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Looking Back At Classic Family Cars

However old you are, we’ve all got memories of those cars our parents owned when we were children


Whether they were good or bad, cool or embarrassing, they bring back happy memories of trips to school, days out or holidays abroad.


Here, we look at a few cars from across the decades that are sure to bring a smile to your face – and find out what they’re worth today.




Many people who grew up in the 1960s and 1970s will remember being ferried around in a Vauxhall Viva.


And that’s no big surprise, given that more than 1.5 million of them were produced across three variants between 1963 and 1979, known as the HA, the HB and the HC. The HB and the HC are probably the most recognisable shapes to most and the cars were produced in three and five-door saloon form, as well as coupe and estate bodies. The Viva was launched to compete with cars like the Ford Anglia and Morris Minor and it certainly achieved that.





The final version of the car was the last to be designed solely as a Vauxhall, with future models being rebadged Opels. The name is about to reappear, having been revived by Vauxhall. Alas it will not mean much to fans of the original, as the Viva will be the name of the replacement for the Agila mini-MPV. These days you could pick one up for as little as £2,000 on the classic market, but really good ones can command as much as four times that.




Produced between 1962 and 1982 in various forms, the Ford Cortina was, like most family cars from Ford, a huge sales success.


Over its lifespan 2,600,000 were sold in Britain alone and it remained one of the most popular cars sold in the country for decades after production ceased. There were five generations of the Cortina built and it’s likely to be the later ones of the 1970s and 1980s that evoke the most memories. Every type of body was applied to the Cortina and there were many versions, from small-engined runabouts to big-capacity sports iterations.





The name apparently was inspired by an Italian ski resort, if you’ve ever wondered. The Cortina was replaced by the Sierra, which was also somewhat successful for Ford. Today, Cortinas, particularly early ones, can easily fetch north of £10,000 – but you could drive off in a nice late example for as little as £2,000.




The VW Golf needs little introduction and this is where it all began.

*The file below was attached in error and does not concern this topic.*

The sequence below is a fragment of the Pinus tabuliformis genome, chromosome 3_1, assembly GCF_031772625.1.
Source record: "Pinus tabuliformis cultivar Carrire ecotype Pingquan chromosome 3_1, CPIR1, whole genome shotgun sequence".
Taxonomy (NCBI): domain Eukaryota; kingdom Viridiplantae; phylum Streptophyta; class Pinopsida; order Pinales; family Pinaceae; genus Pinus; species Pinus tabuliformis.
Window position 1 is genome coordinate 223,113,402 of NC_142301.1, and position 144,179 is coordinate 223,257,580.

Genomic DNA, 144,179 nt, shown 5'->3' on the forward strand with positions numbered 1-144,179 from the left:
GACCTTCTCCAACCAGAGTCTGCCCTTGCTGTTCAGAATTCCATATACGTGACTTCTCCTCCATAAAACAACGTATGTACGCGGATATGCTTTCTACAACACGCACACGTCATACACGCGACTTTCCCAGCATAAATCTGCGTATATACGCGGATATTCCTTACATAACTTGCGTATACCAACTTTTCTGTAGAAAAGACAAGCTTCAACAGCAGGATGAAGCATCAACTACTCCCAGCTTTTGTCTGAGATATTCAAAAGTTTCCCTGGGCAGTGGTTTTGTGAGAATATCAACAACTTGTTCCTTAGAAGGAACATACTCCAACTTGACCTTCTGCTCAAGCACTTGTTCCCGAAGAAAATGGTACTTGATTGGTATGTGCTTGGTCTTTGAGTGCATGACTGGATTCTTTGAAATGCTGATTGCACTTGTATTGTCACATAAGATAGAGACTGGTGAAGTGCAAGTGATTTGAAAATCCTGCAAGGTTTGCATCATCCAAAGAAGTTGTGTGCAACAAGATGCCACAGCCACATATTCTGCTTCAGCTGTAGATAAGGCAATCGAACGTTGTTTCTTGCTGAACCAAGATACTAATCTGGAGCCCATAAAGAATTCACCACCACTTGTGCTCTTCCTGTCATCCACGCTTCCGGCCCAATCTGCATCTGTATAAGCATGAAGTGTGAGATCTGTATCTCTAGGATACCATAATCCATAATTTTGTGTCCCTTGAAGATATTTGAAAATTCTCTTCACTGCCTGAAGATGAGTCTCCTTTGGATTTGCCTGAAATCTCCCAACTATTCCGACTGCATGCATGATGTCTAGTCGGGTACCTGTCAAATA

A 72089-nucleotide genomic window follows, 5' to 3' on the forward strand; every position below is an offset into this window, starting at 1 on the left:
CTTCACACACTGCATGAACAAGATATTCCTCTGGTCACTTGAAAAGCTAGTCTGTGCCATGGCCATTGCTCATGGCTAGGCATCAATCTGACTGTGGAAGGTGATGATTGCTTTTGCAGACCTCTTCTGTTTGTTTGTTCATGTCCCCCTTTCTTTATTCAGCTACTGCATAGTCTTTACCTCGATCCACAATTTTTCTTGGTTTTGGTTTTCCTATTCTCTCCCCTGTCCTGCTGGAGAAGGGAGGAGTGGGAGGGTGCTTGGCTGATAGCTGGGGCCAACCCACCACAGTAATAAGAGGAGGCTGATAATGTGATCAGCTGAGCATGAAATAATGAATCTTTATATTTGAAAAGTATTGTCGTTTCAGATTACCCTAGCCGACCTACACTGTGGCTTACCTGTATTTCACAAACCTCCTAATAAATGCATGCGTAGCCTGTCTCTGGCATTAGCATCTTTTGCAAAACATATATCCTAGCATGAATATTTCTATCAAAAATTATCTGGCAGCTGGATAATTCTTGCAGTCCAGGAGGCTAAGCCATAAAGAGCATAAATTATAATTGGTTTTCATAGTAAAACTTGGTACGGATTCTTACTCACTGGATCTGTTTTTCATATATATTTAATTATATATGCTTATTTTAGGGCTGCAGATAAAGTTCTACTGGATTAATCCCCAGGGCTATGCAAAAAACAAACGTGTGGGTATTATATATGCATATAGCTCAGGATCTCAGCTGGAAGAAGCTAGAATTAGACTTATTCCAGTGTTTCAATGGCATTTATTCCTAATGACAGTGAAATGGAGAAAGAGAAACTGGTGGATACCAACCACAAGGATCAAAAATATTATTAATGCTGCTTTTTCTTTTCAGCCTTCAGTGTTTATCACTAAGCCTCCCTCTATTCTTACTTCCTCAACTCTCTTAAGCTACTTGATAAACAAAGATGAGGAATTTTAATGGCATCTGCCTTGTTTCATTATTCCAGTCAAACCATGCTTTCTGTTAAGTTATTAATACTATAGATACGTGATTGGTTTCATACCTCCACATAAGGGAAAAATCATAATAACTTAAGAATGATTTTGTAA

If you can believe it, the first Golf in 1974 was actually a replacement for the Beetle, which VW thought was showing its age. As a modern, front-wheel-drive hatchback, it gave British buyers something revolutionary compared to the staid old – and in many cases poorly-built – cars they had been used to.





VW hit Britain with the Golf at exactly the right time, when its own car industry was being crippled by strikes and poor manufacturing standards. And so the MK1 Golf was a no-brainer for many – cool, practical and well-built. For those who loved to drive, the GTI was ideal, giving sporty thrills with space for the family.


Produced and sold around the world, it was a true game-changer and shifted nearly seven million units. And, of course, the name is still going strong today – a testament to just how right VW got it with this car.


AUDI 100


Although the Audi 100 was made for almost two decades – from 1968 to 1994 – what we’re really thinking about here are 1980s and 1990s versions.





Much like the VW Golf 20 years before it, the Audi 100 gave British buyers a lot to think about if they were still pootling around in tired old Rovers. It was made in several body styles to suit all tastes and needs and a multitude of engines were on offer.


They offered better build quality than much on the market in the UK at the time and those with a sporty nature weren’t left wanting, with some even being fitted with V6 engines in the final 90s versions. Millions were made and if you fancy revisiting the era you can pick up a project car for less than £1,000, while early models can command six times that. A good 80s or 90s example can be had for around £2,000.




The Princess name was first used for a lovely luxury car made by Austin from the late 1940s to the late 1960s, but here we’re thinking about the not-quite-so-luxurious car of the late 1970s and early 1980s.


The later Austin Princess was produced by British Leyland for six years and was a big family car with lots of space inside, which is probably why your dad was attracted to it. He was probably also attracted to the later Austin Ambassador, which was essentially the same car. But, as characterised British Leyland at the time, the Princess was dogged by quality and reliability problems and sold well only to begin with – and the oil crisis also accelerated a downturn in sales as people looked for smaller, more efficient cars.





That said, production still ran to more than 224,000 units. If you’re interested in going back to this questionable era in British motoring in an effort to recapture some memories of hot summer days traversing A-roads for days out and weekends away, your first task will be to find one that’s still roadworthy.


If you do, you’ll be looking at reasonable cash – something around £7,000 for a pristine one.


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